With a booming wine industry in Linfield’s backyard, administrators and vintners worked to inform students about internship positions at local wineries through panel discussions May 12 and 14.
Kristi Mackay, career services program coordinator, said she was asked to coordinate the panels by Victoria McGillin, creator of the Wine Education Advisory Group and dean of faculty.
“Because the wine industry is this dynamic, amazing industry, and we’re in the middle of it, we’re trying to figure out how Linfield and the wine industry can work together to help each other out,” Mackay said.
The panel consisted of six Linfield alumni who graduated between 1995-2007.
The May 12 panel focused on the ownership structure of wineries, and alumni discussed what qualities they seek in their staff employees. Mackay said this discussion made it apparent that these alumni appreciate liberal arts students, and Linfield students in general, because they know how to think.
The May 14 panel hosted what Mackay described as younger alumni, or those who graduated within the last 10 years, and focused on how they got started in the wine industry. Mackay said the panel members discussed traits they look for in an employee, such as assertiveness, the ability to multitask, willingness to get your hands dirty and the importance of networking.
KC Marold, direct sales manager of Panther Creek Cellars and a 2007 Linfield graduate, also stressed the importance of networking in the wine industry profession.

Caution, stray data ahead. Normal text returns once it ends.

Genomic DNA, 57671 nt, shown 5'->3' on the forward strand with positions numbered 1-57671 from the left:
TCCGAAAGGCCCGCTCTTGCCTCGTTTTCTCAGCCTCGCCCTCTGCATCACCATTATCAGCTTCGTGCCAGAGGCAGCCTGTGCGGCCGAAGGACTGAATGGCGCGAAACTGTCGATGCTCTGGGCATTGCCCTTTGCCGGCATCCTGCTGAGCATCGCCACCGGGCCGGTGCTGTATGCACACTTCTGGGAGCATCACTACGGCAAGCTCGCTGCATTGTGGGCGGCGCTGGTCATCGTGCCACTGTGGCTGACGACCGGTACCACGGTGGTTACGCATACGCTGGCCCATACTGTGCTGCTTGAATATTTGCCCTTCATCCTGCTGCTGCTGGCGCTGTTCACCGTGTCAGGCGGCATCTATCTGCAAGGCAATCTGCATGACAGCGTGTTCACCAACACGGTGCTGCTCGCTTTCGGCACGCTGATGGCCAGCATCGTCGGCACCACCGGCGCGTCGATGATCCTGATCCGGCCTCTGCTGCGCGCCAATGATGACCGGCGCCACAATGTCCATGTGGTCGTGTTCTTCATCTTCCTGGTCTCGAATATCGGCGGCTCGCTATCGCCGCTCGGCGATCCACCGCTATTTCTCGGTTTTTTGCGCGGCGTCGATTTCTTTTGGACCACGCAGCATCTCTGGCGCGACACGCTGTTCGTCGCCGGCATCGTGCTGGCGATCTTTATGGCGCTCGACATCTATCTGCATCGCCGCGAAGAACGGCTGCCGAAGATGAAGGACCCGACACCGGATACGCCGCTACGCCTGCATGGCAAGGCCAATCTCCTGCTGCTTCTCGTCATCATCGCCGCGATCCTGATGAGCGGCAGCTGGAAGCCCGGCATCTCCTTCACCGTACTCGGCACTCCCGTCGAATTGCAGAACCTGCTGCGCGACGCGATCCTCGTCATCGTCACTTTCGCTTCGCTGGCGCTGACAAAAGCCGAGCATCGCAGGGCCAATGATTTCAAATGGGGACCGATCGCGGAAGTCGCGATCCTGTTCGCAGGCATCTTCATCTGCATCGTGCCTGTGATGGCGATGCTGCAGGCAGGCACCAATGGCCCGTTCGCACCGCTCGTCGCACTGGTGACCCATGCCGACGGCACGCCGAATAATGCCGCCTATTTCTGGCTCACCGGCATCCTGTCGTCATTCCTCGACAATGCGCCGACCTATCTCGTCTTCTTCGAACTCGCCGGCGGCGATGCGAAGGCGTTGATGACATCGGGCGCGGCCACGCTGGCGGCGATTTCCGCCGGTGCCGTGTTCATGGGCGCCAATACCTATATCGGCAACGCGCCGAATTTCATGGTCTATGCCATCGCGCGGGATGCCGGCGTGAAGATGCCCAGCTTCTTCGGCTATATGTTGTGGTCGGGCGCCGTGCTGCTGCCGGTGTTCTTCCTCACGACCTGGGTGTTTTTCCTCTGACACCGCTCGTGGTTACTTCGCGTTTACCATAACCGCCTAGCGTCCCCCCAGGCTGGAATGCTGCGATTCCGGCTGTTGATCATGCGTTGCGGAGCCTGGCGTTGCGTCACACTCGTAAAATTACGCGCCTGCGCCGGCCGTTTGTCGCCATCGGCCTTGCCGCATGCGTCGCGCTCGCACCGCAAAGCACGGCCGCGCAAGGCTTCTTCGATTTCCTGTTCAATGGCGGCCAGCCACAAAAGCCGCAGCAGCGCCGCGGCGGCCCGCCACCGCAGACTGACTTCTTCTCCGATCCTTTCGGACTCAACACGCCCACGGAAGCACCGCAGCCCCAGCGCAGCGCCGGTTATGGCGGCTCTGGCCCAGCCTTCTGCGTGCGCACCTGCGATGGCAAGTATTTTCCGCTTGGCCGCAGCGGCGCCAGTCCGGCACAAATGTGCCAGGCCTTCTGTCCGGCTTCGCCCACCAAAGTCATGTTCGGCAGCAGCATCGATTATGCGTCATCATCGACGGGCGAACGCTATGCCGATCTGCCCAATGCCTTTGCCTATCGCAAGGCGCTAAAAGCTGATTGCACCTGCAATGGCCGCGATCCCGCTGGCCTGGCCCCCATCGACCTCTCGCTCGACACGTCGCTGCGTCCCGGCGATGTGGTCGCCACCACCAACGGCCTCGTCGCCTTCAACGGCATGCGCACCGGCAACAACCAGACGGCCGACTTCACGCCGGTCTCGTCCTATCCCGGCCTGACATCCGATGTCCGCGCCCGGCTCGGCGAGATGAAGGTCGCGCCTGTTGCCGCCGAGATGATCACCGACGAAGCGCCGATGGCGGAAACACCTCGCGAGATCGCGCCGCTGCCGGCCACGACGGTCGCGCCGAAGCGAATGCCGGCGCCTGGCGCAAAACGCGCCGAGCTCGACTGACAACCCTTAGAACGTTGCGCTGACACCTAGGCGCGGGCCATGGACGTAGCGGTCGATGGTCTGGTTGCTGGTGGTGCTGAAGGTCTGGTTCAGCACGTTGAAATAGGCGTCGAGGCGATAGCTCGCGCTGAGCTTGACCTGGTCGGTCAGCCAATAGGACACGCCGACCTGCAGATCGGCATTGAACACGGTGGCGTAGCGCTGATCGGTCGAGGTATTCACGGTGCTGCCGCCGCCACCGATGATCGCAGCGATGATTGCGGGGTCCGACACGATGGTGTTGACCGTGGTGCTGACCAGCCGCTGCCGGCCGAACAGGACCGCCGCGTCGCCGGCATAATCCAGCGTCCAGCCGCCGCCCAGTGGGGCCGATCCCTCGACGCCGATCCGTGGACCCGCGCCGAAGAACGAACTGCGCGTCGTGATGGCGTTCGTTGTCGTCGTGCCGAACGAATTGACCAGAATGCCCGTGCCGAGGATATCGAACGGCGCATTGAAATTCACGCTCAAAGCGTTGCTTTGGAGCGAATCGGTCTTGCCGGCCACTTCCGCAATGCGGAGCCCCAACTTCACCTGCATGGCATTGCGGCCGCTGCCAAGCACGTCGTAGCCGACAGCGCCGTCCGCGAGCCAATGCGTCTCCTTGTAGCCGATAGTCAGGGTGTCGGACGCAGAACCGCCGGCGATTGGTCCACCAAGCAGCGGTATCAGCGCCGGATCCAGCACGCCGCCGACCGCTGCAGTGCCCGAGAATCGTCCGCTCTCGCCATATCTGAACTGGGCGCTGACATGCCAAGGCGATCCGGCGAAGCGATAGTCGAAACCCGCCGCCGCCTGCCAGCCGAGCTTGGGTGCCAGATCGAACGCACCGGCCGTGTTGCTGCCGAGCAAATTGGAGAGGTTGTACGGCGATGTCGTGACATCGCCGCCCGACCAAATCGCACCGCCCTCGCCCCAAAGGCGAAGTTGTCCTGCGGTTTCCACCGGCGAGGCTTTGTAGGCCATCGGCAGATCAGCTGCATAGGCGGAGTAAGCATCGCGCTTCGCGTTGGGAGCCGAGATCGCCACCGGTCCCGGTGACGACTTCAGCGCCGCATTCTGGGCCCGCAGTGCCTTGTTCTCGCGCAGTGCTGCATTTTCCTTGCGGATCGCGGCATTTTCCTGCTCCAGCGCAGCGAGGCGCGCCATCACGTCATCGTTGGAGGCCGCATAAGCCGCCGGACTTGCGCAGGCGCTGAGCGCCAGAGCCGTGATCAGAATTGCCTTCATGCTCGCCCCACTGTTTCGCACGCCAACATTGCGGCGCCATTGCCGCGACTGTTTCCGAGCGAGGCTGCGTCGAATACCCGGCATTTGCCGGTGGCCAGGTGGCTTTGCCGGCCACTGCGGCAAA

Marold said she is happy to help others interested in the profession and that she likes to talk to people about it, especially college students.
Residence Life will offer a wine seminar to students at Panther Creek Cellars on May 17. Marold said she is excited to talk to Linfield students about the basics of wine tasting and help them understand its complexities.
Mackay and Marold said they would like to see the relationship between the wine industry and the college grow in the future.
“It’s really exciting that we might be able to develop some sort of program that would involve Linfield and the wine industry and some sort of experiences for our students,” Mackay said.
Regardless of how the relationship develops, both agree it is a shame something hasn’t developed sooner.
“To look at what we’re doing now and to think, ‘Why weren’t we doing this five years ago?’ just seems like such a natural fit together,” Mackay said.
While panel attendance wasn’t as high Mackay had hoped, she said that the low numbers weren’t because of a lack of student interest but because of scheduling conflicts.
Several internships in the wine industry are available to students. More information can be found by going to the Career Services Web page or by contacting Mackay.